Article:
MrMaple and I received terrible word Wednesday evening that a friend and fellow-singer had died unexpectedly. Our love and best wishes go out to her dear husband. But it has left me thinking about grief all evening, and a term I started using after losing our baby in 2004 - Good Grief.

We all need to grieve, but it is hard to not let that grief consume us. I consider Good Grief doing something positive to remember the person you've lost. When we lost a son during our 5th month of pregnancy, it seemed appropriate to participate in the March of Dimes walkathon, to end premature birth, the next month.

In reflecting on this newest loss, I recalled us singing together in a 1994 performance of Verdi's Requiem. This concert was a 40th anniversary of the work's performance at the Terezin concentration camp. Terezin was a Nazi concentration camp used for propaganda purposes. Housing many scholars and artists, Terezin allowed its Jewish inhabitants to pursue their creative and intellectual work. Their work was displayed for visiting dignitaries — including an International Red Cross delegation — giving the impression that such liberties were allowed throughout the internment system.

Rafael Sch├Ąchter, a conductor interned at Terezin, conceived of a performance of Verdi’s Requiem, with its themes of God’s justice and liberation, as a way for the prisoners to “sing to the Nazis what they could not say to them.” Sch├Ąchter prepared more than 150 musicians (by ROTE, from only 1 vocal score) who managed to perform Verdi’s demanding work 16 times between 1943 and 1944, despite constant hunger, exhaustion and the systematic deportation of chorus members to Auschwitz.

Children were also encouraged to create art, as documented in the book I Never Saw Another Butterfly - Children’s Drawings and Poems from Terezin Concentration Camp 1942–1944, by Hana Volavkova. A total of 15,000 children under the age of fifteen passed through the Terezin Concentration Camp between the years 1942-44. In the book, poems and pictures drawn by the young inmates of Terezin, depict the daily misery of these uprooted children, as well as their courage and optimism, their hopes and fears.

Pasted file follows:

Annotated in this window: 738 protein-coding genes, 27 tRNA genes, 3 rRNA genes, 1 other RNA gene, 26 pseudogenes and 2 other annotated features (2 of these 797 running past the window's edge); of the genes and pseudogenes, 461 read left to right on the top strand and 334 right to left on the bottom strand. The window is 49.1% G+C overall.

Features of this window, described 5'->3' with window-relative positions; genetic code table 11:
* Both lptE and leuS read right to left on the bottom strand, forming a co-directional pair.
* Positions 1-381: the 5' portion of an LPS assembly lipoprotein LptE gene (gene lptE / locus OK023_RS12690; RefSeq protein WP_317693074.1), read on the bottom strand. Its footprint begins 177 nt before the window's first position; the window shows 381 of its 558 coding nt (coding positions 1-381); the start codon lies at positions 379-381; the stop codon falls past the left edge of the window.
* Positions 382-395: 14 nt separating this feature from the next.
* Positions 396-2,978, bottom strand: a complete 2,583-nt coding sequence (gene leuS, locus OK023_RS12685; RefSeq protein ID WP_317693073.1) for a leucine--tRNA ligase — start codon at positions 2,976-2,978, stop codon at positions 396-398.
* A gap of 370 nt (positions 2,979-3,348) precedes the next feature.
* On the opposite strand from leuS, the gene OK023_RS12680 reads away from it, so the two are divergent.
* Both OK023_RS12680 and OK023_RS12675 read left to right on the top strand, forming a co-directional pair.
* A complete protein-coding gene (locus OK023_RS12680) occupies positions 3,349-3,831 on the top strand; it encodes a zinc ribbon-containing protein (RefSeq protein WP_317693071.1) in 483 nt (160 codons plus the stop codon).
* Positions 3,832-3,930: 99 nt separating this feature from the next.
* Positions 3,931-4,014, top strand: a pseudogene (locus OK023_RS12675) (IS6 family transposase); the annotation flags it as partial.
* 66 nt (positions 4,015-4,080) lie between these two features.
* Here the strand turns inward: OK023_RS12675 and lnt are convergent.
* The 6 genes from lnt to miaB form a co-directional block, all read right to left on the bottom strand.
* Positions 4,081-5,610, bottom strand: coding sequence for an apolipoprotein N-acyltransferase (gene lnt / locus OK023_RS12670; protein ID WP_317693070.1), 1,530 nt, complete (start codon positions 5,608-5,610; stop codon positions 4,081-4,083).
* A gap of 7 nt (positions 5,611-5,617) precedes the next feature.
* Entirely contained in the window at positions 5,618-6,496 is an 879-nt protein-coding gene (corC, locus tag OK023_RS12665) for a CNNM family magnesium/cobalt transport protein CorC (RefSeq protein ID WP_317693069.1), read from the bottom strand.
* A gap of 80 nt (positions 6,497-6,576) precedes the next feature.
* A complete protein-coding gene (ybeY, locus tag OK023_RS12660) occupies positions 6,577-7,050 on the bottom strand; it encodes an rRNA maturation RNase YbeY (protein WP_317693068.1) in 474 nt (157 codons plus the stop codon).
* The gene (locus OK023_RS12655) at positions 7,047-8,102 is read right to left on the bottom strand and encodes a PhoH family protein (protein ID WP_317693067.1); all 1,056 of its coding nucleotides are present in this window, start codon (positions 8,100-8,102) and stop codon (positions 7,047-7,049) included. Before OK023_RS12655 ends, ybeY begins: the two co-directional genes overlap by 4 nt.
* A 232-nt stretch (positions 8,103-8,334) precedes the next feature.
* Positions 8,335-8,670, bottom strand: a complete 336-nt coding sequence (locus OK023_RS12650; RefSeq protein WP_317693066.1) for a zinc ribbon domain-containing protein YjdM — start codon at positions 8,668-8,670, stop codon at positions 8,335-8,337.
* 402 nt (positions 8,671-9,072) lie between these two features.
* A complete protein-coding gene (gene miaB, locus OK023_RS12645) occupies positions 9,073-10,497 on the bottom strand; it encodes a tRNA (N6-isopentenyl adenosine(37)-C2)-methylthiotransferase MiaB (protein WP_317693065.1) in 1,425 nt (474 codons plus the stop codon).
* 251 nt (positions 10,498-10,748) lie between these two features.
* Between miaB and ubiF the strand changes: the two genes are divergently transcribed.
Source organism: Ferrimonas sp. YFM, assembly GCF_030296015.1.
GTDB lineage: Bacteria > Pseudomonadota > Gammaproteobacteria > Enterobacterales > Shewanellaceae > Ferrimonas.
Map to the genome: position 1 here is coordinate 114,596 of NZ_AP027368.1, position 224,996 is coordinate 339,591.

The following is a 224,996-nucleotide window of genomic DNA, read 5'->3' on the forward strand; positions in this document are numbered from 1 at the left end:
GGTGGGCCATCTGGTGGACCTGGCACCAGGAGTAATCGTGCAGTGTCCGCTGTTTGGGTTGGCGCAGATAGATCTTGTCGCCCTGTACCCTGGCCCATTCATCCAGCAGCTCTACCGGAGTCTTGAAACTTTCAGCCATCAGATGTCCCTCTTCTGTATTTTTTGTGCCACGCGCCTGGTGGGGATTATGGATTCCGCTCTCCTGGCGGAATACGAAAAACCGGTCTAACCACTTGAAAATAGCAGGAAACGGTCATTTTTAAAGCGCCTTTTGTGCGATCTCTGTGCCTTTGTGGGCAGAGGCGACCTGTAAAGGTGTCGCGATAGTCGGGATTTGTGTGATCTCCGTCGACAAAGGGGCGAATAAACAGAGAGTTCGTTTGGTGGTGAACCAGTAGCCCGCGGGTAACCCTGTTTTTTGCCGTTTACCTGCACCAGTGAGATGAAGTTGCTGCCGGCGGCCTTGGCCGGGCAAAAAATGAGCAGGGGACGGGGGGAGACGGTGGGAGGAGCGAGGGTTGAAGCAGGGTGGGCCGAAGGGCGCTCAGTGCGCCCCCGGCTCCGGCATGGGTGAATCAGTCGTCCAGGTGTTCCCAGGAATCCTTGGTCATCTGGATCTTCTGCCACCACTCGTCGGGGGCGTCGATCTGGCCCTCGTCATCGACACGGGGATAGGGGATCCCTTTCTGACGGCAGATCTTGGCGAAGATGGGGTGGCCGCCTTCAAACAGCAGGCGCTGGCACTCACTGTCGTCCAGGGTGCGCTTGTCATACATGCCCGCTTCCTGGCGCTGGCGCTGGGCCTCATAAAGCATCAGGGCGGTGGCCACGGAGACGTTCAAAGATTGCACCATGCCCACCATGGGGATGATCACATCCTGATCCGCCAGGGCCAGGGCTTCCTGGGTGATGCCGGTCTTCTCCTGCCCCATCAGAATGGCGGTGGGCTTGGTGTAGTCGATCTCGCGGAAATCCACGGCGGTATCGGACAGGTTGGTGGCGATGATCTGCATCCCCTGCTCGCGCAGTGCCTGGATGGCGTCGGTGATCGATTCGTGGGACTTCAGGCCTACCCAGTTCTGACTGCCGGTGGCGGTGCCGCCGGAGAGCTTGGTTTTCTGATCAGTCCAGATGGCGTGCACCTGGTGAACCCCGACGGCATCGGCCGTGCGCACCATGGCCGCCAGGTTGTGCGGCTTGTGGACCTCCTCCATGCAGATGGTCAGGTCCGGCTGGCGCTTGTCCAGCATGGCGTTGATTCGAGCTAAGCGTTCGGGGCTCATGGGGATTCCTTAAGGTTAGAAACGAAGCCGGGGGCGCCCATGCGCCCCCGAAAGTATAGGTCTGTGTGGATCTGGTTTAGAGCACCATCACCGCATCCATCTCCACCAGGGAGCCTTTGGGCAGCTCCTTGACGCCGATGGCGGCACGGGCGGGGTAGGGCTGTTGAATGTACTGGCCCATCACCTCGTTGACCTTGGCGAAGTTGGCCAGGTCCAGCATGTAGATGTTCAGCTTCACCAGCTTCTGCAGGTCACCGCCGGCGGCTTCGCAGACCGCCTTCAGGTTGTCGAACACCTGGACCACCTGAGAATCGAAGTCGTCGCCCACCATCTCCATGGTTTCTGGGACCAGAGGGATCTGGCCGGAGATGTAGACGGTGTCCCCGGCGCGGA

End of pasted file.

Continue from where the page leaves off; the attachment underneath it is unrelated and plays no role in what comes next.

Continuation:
"The Butterfly"

The last, the very last,
So richly, brightly, dazzlingly yellow.
Perhaps if the sun's tears would sing
against a white stone. . . .

Such, such a yellow
Is carried lightly 'way up high.
It went away I'm sure because it wished to
kiss the world good-bye.

For seven weeks I've lived in here,
Penned up inside this ghetto.
But I have found what I love here.
The dandelions call to me
And the white chestnut branches in the court.
Only I never saw another butterfly.

That butterfly was the last one.
Butterflies don't live in here,
in the ghetto.

-Pavel Friedman June 4, 1942

This poem is preserved in typewritten copy on thin copy paper in the collection of poetry by the poet, which was donated to the State Jewish Museum during its documentation campaign. Pavel Freidmann was deported to Terezin on April 26, 1942. He died in Aushchwitz on September 29, 1944.
Inspired by the book, the Holocaust Museum Houston has started the Butterfly Project. They are collecting 1.5 million hand-crafted butterflies to represent all of the children who perished during the holocaust. Although 15,000 of those children passed through Terezin, less than 100 survived.
I plan to take some time with MiniMaple this weekend and create our own butterflies to contribute to the project. And as I accumulate glue, glitter and marker under my fingernails, I will think of our friend and hope she has found peace...on the wings of a butterfly.